Category Archives: 100 Year Anniversary St. Lucie Canal

Original Little Locktender’s House – St. Lucie Canal

Locktender’s house at St. Lucie Canal lock #2 in the Everglades Drainage District. 1913 (circa). State Archives of Florida, Florida Memory.

I love this old photograph. I would think it must have been taken sometime between 1916 and 1925 when the Everglades Drainage District was constructing or repairing, (1924), the St. Lucie Canal. Yes, the lonely little house in the wildlands of a slash pine forest saw the the construction of the canal, the lock and spillway, the first locktenders, some wicked storms like the hurricane of 1928 causing the Army Corps of Engineers by 1930 to take over management of both Lake Okeechobee and the St. Lucie Canal. In 1937 the canal was rededicated as the “Cross State Canal, or Okeechobee Waterway.” It was deepened and widened for higher discharges and for more yacht traffic. By 1941 the St. Lucie Lock and Spillway was replaced as part of this expansion and the southern banks were drastically cut in the direction of the little locktender’s house. I can imagine the stories this little house would tell! Today we don’t have the little house, but we have the next best thing, my little brother!

Watch Todd tell the remarkable history of replacing the lock and spillway and the location of the original locktender’s house throughout the canal’s changes. Todd brilliantly uses historic aerials and images juxtaposed to Google Maps some shared by my mother Sandra Thurlow.

LINK TO VIDEO: ST. LUCIE LOCKS IN THE 1940s: EXPANSION PLANS AND THE LOCATION OF THE ORIGINAL LOCKTENDER’S HOUSE

References:

~The site plan: “U.S. Engineer Office – Jacksonville, Florida.  Sept. 1938… To Accompany Specifications June 27, 1939.

~The aerial photo with the locks under construction is dated 2/23/1940

~On Florida Memory the picture of the little house is titled cited “Locktenders house at St. Lucie Canal lock #2 in the Everglades Drainage District. 1913 (circa). State Archives of Florida, Florida Memory.

~1940 Aerials, U.S. Dept. of Agriculture

~Dr. Gary Goforth, 2014 History of the St. Lucie Canal

Early Locks, Thurlow Archives, Courtesy Sandra Henderson Thurlow.

2024 will be the 100 year anniversary of the St. Lucie Canal…

Courtesy Dr. Gary Goforth, History of the St. Lucie Canal 2014.

Two 1924 “Extreme Tropical Cyclone Rainfall Events” Affecting Completion of the St. Lucie Canal

I want to thank Tony Cristaldi of the National Weather Service, Melbourne, Florida, for writing and sharing historic weather information that gives strong insight into why in 1924 the St. Lucie Canal was so damaged that its completion date has been “clouded in history,” and thus the subject of my most recent blog posts.

The October 1924 Cuba hurricane is the earliest officially classified Category 5 Atlantic hurricane on the SSHS. According to Tony Cristaldi, NWS Melbourne: “Heavy rain fell along, and well ahead (north) of its center, with between 1 and 2 FEET falling across SOFL from Oct 18-23, and this is only part of the story….” Image: courtesy of Wiki.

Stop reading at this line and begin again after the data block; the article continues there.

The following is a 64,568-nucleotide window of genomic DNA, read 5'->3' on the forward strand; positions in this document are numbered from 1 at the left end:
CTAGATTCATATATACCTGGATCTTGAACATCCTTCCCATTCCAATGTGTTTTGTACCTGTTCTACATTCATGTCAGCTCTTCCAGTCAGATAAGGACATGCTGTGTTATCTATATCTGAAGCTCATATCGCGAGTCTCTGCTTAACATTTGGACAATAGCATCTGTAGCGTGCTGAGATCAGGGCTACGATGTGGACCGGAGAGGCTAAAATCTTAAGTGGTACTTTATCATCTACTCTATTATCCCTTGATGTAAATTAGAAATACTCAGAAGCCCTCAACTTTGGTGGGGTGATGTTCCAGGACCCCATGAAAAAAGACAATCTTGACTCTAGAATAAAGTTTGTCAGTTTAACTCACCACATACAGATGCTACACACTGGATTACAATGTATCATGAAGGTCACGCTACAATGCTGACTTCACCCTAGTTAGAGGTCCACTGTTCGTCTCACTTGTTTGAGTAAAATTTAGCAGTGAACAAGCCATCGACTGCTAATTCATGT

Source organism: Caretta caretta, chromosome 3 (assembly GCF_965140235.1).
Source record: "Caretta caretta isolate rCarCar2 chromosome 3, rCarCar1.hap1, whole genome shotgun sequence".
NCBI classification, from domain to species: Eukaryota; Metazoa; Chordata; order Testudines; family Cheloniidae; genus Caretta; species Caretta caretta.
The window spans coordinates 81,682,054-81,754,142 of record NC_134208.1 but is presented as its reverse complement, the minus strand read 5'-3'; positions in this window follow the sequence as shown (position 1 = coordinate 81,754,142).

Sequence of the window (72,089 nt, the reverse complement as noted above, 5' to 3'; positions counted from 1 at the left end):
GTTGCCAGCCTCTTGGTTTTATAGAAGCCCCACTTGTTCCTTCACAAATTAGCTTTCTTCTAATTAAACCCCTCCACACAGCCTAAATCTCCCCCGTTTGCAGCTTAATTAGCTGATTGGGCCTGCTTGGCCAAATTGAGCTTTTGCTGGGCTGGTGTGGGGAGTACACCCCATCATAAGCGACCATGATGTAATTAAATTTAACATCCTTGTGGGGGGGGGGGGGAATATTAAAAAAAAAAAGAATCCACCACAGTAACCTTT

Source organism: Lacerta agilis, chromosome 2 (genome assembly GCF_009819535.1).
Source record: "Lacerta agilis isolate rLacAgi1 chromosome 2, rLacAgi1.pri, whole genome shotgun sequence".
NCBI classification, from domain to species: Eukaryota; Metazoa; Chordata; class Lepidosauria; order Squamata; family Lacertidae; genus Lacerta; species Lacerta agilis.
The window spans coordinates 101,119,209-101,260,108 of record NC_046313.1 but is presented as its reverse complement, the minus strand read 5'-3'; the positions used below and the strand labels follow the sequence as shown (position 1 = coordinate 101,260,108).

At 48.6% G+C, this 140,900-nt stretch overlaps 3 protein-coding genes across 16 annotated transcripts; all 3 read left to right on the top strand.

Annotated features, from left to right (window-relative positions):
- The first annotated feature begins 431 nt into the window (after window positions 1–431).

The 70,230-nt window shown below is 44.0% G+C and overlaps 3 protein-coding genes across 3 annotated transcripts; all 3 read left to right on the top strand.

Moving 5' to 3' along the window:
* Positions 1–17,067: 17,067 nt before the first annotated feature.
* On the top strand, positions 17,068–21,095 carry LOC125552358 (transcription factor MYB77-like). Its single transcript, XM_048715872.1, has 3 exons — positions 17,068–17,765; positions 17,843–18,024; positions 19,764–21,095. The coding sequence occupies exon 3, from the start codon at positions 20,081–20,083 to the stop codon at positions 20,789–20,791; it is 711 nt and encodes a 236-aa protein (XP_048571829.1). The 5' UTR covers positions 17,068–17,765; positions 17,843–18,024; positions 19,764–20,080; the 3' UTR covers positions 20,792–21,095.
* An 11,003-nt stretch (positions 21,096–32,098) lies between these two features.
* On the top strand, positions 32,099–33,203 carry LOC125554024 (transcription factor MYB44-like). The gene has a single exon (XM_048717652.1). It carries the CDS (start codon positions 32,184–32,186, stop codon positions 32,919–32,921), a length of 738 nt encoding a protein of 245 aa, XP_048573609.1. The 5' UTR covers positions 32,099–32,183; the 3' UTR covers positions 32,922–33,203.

The Great Rain of 1924, Postponing the St. Lucie Canal 

Storm Damage that Almost Destroyed the St. Lucie Canal

Mr. Cristaldi’s message is below. It is a fascinating read! Tropical Storm #9’s rainfall levels; the Great Cuba Hurricane’s immense rainfall-interestingly, a hurricane who later would be declared a Category 5 Storm; and the combined 1924 rain levels in our region of today’s Treasure Coast of up to three feet !

Thank you Tony for this wonderful documentation -as together we learn all we can for the 100 Year Anniversary of the St. Lucie Canal -coming up in 2024 even though the storm damage pushed its “opening” to 1925 or 1926 and maybe later….

Below: Letter National Weather Service’s Tony Cristaldi:

“Hi Jacqui,

I’ve been an avid reader of your blog for a few years now. I did a some research into this rainfall event, and learned a few things. This was one of two separate extreme tropical cyclone rainfall event which impacted SEFL in October of 1924.

https://en.wikipedia.org/wiki/1924_Atlantic_hurricane_season

The first, a moderate strength (60 mph) Tropical Storm (#9), was centered over the Gulf of Mexico, well to the west of Florida, but was part of a prolonged wet period which produced between 5-15″ of rainfall up and down the entirety of the Florida east coast from October 4-10.

The second, which occurred only days later, was the infamous “Great Cuba Hurricane of 1924”. Heavy rain fell along, and well ahead (north) of its center, with between 1 and 2 FEET falling across SOFL from Oct 18-23.

While I could not find daily/monthly rainfall totals for the PSL/Stuart area, there are records avaialble for Vero Beach for that month. 25.01″ of rain fell there that month, including almost 12″ from the first system and nearly 9″ from the second (during the 2-day period where 15″ fell at Stuart).

Given the heaviest rainfall totals occurred south of Vero Beach during both events, one can probably assume that between 2.5 and 3 FEET of rain fell near the Inlet entrance that month, a truly historical month in terms of weather.”

Tony Cristaldi
National Weather Service
Melbourne FL

Thank you Tony! And for readers, you can conveniently follow NWSMelbourne  for today’s hurricanes and rainfall events. I know I do! Obsessively!

1924 Storm Damage that Almost Destroyed the St. Luice Canal

Florida Memory, Everglades Drainage District, St. Lucie Canal, undated.

Over the past year, I have been trying to learn everything I can about the history of the St. Lucie Canal. Details are hard to find, especially because the canal has served two masters: Florida’s Everglades Drainage District (1916-1930) and the USA’s Army Corps of Engineers (1930 to present).

I would be remiss if I did not thank the South Florida Water Management District and the Army Corps of Engineers for making many outstanding and rare historical documents available to me.

In light of next year’s 2024 “100 Year Anniversary” of the St. Luice Canal, it is my hope that with sufficient access to historical documentation, the present and following generations will continue work to undo the massive ecological damage of the St. Luice Canal; this can only be accomplished with full understanding of its history.

Today, I focus on an ACOE 1954 document entitled:

Basic Considerations, Partial Definite Project Report, Central and Southern Florida Project For Flood Control and Other Purposes, Part IV, Lake Okeechobee and Outlets, Supplement 4–Design Memorandum, Effects of Fresh-Water Discharges Through St. Lucie Canal